I have a PIC18F4680, and I want to interface with an Ecan module and UART at the same time. I am sending the UART message correctly and reading the CAN bus properly, but when trying to do both things at the same time the microcontroller stops working. Is the PIC18F4680 able to manage both communications without crashing?

If it is not possible to work with both communications at the same time, which microcontroller should I use? The programming code is done for MicroC so I would prefer a microcontroller that is supported by MicroC.

I have tried to simplify the firmware architecture, but still it doesn't work. Here is the code:

Msg_Rcvd = CANRead(&CAN_RxID, data_rx, &rx_DLC, CAN_Rcv_Flags);
id = CAN_RxID;
dato = data_rx;

I have saved the values read from the CAN bus in different variables to avoid using both communications at the same time, but it is not working. I am not familiar with interrupts, and I do not know exactly how to use them. Has someone done something similar with interrupts?

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    \$\begingroup\$ Is the pic18F4680 able to manage both comunications without crushing? - The MCU is able. Your code might not. \$\endgroup\$
    – Eugene Sh.
    Commented May 25, 2017 at 15:51
  • 1
    \$\begingroup\$ @Eugene: Exactly. I've done this with no problems. Then again, I think about the firmware architecture before writing any code, and then write it carefully keeping the hardware characteristics in mind. \$\endgroup\$ Commented May 25, 2017 at 16:01
  • 1
    \$\begingroup\$ Would be helpful if you provided a little more code. Like, how are variables defined, how is the shown routine called, etc. In particular, what does dato point to? \$\endgroup\$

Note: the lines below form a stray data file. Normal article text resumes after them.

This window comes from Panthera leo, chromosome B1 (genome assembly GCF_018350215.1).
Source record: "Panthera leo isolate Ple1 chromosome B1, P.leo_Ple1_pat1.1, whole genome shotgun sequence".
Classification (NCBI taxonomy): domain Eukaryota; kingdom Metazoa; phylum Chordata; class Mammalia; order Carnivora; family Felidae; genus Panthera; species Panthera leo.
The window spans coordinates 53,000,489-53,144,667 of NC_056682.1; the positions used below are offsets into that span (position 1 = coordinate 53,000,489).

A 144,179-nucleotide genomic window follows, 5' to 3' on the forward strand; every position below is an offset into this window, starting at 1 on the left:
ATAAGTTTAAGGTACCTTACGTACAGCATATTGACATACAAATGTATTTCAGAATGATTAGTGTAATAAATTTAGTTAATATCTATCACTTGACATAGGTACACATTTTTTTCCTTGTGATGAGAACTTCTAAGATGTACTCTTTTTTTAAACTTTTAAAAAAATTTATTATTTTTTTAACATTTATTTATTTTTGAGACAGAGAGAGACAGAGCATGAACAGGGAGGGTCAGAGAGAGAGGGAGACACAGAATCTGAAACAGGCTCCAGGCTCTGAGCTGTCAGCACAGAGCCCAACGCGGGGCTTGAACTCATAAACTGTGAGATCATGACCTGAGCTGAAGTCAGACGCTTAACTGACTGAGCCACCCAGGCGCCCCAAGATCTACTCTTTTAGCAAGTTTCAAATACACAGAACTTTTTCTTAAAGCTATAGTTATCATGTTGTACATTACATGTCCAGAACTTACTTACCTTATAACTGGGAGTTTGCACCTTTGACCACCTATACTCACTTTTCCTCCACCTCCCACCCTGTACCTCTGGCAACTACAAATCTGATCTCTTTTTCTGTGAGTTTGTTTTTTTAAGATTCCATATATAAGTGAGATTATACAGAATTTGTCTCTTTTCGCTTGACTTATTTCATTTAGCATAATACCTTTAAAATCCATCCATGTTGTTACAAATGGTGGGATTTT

– user28910
    Commented May 26, 2017 at 13:39

1 Answer 1


The PIC 18F4680 is capable of running its UART and CAN module at the same time. If these are working separately, but not together when both are being used heavily, something is probably getting overrun.

Your firmware architecture matters a lot here. You probably have a congested interrupt routine. I have done CAN and UART I/O together on several PICs, including some in the 18F series. I use a minimal cooperative multi-tasking system for such things. It greatly simplifies the firmware architecture to dedicate a task to receiving from each communications port. In the UART case, the interrupt routine stuffs received bytes into a FIFO, which the UART-reading task then drains as it gets around to it. For CAN, I don't use interrupts at all, just have the CAN receiving task poll for the next CAN frame being available, process it, then go back and do it again. Note that polling on a event in the multi-tasking system is a loop that includes a call to TASK_YIELD each iteration. That allows other tasks to use the processor.

The obvious first thing to do is to verify that you are running the PIC at its max clock rate. After that, don't do silly things in the firmware. This is a case where a well thought out firmware architecture really matters. Particularly examine your interrupt strategy. Do as little as possible in the interrupt to reduce hardware service latency, then handle most things in foreground code. Writing the interrupt routine in assembler may be a good idea. I've seen compilers add a lot of bloat to interrupt routines.

If you still can't get your 20 pounds of code down to reasonable 10 pound size, then get a 30 pound PIC. There are 33EP series, for example, that also have both UART and CAN modules. The faster instruction execution rate allows for more sloppiness before the system breaks. However, again, good code architecture is the real solution.

  • \$\begingroup\$ What if power is a concern? Should it take small naps, so to speak? \$\endgroup\$ Commented Jun 23, 2017 at 22:15
  • \$\begingroup\$ If power is a concern, then you try to scale back the clock to just what you need and/or put the processor in sleep mode whenever possible. \$\endgroup\$ Commented Jun 24, 2017 at 20:48

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